No matter the obstacle on his path, José Hernández's "out-of-this-world" dream turned him into an inspiration for his San Joaquin County community and the nation.
One walk through the Children's Museum of Stockton, a specific spot within it is bound to catch your eye: the Destination: Space exhibit. This spot of the museum is filled with amazing details and images from NASA's space explorations—and a central figure in San Joaquin County's connection to space. That figure is one of Stockton's own: astronaut José Hernández.
José Hernández was born in French Camp, but would grow to call Stockton his home. An immigrant son, José would spend half of the year in the US and half in La Piedad, Michoacán, Mexico. As a young child, he worked alongside his parents and other immigrant farmworkers throughout the fields of California. Unable to speak English until he reached the age of 12, José’s first memory of space was adjusting the family television as they prepared to watch the Apollo 17 mission in 1972. Unbeknownst to him at the time, that moment was a sign of what his future would hold.
José participated in the Upward Bound college preparatory program in school and graduated from Franklin High School. In college, he was in the Mathematics, Engineering, Science Achievement (MESA) program, designed to support educationally-disadvantaged students in attaining 4-year degrees in STEM fields. José would eventually earn a degree in Electrical Engineering from University of the Pacific in 1984, followed by a Masters in electrical & computer engineering from UC Santa Barbara.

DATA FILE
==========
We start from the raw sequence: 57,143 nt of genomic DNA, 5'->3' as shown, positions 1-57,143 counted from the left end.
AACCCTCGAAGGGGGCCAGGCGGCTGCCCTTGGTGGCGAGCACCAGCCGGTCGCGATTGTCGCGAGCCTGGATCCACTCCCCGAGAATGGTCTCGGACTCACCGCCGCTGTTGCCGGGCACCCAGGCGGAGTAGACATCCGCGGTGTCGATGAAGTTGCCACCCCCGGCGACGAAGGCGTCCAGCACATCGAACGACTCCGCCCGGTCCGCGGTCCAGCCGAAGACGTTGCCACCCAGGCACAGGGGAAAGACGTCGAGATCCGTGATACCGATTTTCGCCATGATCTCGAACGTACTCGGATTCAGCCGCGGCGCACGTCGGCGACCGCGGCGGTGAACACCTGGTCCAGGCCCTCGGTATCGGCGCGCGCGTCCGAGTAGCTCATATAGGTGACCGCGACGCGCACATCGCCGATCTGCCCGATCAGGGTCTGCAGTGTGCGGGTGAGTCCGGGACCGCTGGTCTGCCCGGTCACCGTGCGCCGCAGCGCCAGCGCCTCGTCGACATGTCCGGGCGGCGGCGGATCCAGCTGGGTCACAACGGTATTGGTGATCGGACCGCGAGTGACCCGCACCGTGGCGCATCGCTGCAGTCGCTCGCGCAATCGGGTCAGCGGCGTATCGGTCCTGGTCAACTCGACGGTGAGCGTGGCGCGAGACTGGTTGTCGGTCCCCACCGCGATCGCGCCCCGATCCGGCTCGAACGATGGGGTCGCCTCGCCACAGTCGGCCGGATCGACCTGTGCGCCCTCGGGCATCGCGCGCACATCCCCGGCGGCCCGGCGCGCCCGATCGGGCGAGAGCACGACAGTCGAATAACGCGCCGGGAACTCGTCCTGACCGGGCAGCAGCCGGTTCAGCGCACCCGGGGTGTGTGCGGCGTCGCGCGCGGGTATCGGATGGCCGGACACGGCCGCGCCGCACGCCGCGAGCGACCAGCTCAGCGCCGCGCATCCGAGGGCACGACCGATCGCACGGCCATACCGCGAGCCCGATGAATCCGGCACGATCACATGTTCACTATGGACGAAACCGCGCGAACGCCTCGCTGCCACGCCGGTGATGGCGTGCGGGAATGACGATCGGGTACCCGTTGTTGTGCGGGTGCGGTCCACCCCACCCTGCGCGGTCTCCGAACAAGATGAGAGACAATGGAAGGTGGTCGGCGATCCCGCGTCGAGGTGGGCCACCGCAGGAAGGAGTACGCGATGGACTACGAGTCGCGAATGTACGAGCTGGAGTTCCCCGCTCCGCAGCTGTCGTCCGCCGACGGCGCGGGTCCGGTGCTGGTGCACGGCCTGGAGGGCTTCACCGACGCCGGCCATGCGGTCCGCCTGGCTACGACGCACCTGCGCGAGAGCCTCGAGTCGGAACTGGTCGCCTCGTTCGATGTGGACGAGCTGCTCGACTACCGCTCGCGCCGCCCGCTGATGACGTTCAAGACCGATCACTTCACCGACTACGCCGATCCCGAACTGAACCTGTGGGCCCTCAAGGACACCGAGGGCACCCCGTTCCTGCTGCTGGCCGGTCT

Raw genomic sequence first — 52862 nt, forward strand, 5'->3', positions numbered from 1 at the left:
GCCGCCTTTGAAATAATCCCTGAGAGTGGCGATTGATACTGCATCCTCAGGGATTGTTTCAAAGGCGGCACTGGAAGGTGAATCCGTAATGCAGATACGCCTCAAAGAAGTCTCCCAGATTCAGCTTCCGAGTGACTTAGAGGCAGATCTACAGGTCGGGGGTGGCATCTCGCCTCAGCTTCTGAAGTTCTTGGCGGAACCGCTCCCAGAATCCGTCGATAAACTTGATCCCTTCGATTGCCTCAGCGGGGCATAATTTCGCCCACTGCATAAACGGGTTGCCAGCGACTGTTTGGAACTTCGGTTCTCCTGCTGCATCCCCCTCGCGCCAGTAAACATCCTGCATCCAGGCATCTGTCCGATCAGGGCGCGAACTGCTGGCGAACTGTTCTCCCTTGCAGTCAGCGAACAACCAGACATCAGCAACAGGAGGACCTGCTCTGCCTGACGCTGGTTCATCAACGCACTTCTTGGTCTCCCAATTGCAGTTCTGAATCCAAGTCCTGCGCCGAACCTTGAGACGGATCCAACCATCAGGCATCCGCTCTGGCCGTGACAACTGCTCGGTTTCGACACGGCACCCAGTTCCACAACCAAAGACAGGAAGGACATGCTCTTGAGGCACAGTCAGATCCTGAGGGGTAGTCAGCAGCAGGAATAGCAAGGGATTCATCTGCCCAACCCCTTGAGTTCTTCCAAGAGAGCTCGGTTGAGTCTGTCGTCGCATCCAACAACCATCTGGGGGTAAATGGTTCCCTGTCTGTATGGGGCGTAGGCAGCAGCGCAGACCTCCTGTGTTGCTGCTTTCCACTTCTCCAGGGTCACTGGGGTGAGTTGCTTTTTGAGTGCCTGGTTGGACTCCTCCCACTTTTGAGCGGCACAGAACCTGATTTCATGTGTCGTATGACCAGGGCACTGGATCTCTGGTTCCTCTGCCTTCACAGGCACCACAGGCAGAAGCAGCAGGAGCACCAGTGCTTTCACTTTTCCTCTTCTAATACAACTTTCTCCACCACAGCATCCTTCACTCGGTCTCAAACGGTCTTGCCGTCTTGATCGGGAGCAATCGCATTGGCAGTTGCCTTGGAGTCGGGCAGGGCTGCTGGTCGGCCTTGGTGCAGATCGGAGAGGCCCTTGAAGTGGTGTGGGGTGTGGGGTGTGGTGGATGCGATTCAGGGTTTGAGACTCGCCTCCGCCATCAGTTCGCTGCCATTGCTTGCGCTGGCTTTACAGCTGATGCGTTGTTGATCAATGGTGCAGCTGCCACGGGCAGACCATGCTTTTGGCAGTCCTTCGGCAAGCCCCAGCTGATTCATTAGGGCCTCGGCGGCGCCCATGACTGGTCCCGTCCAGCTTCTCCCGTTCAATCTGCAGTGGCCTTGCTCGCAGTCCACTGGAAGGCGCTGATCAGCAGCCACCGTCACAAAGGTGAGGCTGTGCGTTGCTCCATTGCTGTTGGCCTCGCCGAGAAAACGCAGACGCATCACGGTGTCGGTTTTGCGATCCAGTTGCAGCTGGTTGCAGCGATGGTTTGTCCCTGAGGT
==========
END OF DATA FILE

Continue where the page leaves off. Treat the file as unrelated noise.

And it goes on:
In 2001, José joined the Johnson Space Center in Houston, Texas and after 3 years, was selected for the NASA astronaut training program. After years of training, which included flight training, water & wilderness survival, shuttle launch & landing preparations, and spending days in an underwater laboratory, José was finally selected as a mission specialist on the STS-128 mission—a 14-day journey in orbit studying the physics & chemistry of microgravity. During this mission, José became the first person to use the Spanish language in space, which he did while tweeting.
After sailing among the stars, José ran for Congress, became an advocate for immigration reform, and joined the Board of Directors for SpaceUnited, a nonprofit humanitarian space agency. He now owns a 20-acre vineyard near Lodi, and in 2021 began bottling wine under the name Tierra Luna Cellars, which is Spanish for Earth Moon Cellars.
From the son of immigrant workers to a navigator through space, José has remained true to the hometown that helped him carve his path. José Hernández is one incredible example of what it means to be StocktonTrue…
Quick fun fact: José’s life will be hitting the big screen, as pre-production is currently being done on a biopic, with Academy Award nominee Michael Peña slated to portray José in the film.